The original creative duo had so many great catch phrases for the FF characters, for example when Johnny begins to have flames around him he screamed “flame on!” When the Thing was about to enter the fight he shouted “it’s clobberin’ time!” The Thing always had these references about him growing up poor in Yancy Street, and always mentioned his Aunt Petunia, which during the first years of the Fantastic Four publishing history we always heard him talk about her, but we never saw her.
The Fantastic Four’s personalities and motivations influenced how they talk. For example, when Reed needs to talk about the threat at hand, he uses scientific and collegiate-level words, and if Ben’s around, he asks “Stretcho” to remind him to please speak plain English so the rest of the world can get it, which is pretty funny. Sue is like the den mother of the group – not only is she the most powerful, but sometimes she has to break up the bickering fights between Ben and Johnny, or pry her husband away from the scientific dohickeys — the colossal Kirby machinery in which Reed would spend hours playing with their buttons and levers— but she needs him at the dinner table so they could all have dinner. Ben is usually grumpy but displays a heart of gold under that rough exterior. His blind girlfriend Alicia Masters does not see an intimidating walking set of rocks, she sees Ben for his character.
Fantastic Four also worked for so well because this was the very first Marvel comic as an ongoing series during the 60s and it clearly became apparent to the readers that this was a shared universe, as we saw guest stars like Spider-Man, Daredevil, the Avengers and other Lee/Kirby and Ditko creations, making guest appearances. The Inhumans were first introduced in issues of the FF (Fantastic Four #45). The Black Panther, comics’ first mainstream Black superhero, and the mythical city of Wakanda were first introduced in issues of Fantastic Four #52 and 53. So many creations from the pages of Fantastic Four have lasted during all these years of Marvel Comics published in history. The latest breakout star is the ancient witch Agatha Harkness, the popular villain from WandaVision, who made her debut in Fantastic Four #95.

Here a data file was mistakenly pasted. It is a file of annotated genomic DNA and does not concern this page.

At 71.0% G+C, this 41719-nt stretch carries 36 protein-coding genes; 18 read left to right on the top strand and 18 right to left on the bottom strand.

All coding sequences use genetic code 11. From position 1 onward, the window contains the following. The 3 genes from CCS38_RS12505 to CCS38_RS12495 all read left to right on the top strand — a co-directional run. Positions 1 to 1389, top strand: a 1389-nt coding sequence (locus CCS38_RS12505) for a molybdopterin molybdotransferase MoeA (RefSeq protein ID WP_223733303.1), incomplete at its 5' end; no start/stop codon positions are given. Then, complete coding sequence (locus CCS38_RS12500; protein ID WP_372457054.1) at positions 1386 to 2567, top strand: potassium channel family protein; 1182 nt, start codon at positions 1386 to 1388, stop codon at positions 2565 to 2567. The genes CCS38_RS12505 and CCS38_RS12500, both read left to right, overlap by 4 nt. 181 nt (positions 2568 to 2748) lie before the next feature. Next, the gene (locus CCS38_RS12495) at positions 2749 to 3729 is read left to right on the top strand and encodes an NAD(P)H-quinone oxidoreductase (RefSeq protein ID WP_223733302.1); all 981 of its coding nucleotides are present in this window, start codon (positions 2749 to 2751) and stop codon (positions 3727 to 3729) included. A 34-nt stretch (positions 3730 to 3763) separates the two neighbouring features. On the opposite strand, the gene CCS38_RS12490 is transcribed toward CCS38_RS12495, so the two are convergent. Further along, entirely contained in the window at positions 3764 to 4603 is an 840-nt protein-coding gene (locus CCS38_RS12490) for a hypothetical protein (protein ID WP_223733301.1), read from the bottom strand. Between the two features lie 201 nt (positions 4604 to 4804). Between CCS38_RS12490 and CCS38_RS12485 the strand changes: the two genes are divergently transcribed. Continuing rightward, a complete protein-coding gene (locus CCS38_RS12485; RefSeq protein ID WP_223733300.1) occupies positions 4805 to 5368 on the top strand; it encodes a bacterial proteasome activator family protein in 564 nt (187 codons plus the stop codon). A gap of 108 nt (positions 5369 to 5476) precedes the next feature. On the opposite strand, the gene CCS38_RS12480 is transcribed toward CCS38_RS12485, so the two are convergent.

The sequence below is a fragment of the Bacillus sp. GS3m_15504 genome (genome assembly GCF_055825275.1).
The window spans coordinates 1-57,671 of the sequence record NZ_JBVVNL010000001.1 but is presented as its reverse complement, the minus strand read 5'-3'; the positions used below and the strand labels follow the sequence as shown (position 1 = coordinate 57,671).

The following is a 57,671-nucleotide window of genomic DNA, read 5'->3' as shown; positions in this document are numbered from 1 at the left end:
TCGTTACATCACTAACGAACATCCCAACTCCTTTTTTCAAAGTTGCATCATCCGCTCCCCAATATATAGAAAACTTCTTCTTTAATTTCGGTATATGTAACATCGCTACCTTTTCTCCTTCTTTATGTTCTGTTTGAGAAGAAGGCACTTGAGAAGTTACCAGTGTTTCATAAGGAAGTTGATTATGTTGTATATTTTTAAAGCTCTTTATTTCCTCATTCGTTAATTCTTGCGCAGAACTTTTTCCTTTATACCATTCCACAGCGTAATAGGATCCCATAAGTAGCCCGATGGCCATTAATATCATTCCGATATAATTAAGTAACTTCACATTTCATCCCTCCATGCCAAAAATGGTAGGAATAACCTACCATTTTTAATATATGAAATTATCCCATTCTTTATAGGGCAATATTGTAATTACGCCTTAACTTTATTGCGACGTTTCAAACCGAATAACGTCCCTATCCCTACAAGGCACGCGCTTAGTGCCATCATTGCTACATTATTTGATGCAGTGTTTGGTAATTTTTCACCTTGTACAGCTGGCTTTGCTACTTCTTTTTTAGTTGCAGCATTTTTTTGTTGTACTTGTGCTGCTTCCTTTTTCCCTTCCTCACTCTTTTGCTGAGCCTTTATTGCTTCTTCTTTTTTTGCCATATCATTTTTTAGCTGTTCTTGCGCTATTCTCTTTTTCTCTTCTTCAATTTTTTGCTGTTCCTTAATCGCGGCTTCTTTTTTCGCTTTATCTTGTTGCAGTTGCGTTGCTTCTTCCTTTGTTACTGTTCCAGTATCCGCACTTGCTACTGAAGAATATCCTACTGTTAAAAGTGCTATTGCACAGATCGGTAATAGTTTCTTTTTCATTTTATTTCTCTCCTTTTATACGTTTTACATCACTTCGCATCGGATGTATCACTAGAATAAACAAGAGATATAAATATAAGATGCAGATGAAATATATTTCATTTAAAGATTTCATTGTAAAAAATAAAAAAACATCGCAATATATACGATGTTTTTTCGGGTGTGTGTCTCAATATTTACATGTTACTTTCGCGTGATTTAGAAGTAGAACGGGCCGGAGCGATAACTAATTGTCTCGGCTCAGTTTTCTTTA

And last, but not least, it was the artwork of the late, great Jack “king“ Kirby and his dynamic, energetic, spectacular art style that stood out from the rest of the competition. His art style became a visual language in itself, which helped define the Marvel style and has forever influenced comic books ever since. The Kirby dots, the colorful characters, the explosive battles, the dynamic angles, the squiggly lines, the dynamic poses are all Kirby, and Fantastic Four had all these Kirby visuals.
For a creation to still be popular after 60 years is amazing and the core reason for the success of the Fantastic Four are these four characters that formed a family who cared about each other. This essence is still reflected in the current issues of the Fantastic Four and hopefully will be captured in their upcoming film from Marvel Studios. That is the key of them winning the day.
Walter L. Stevenson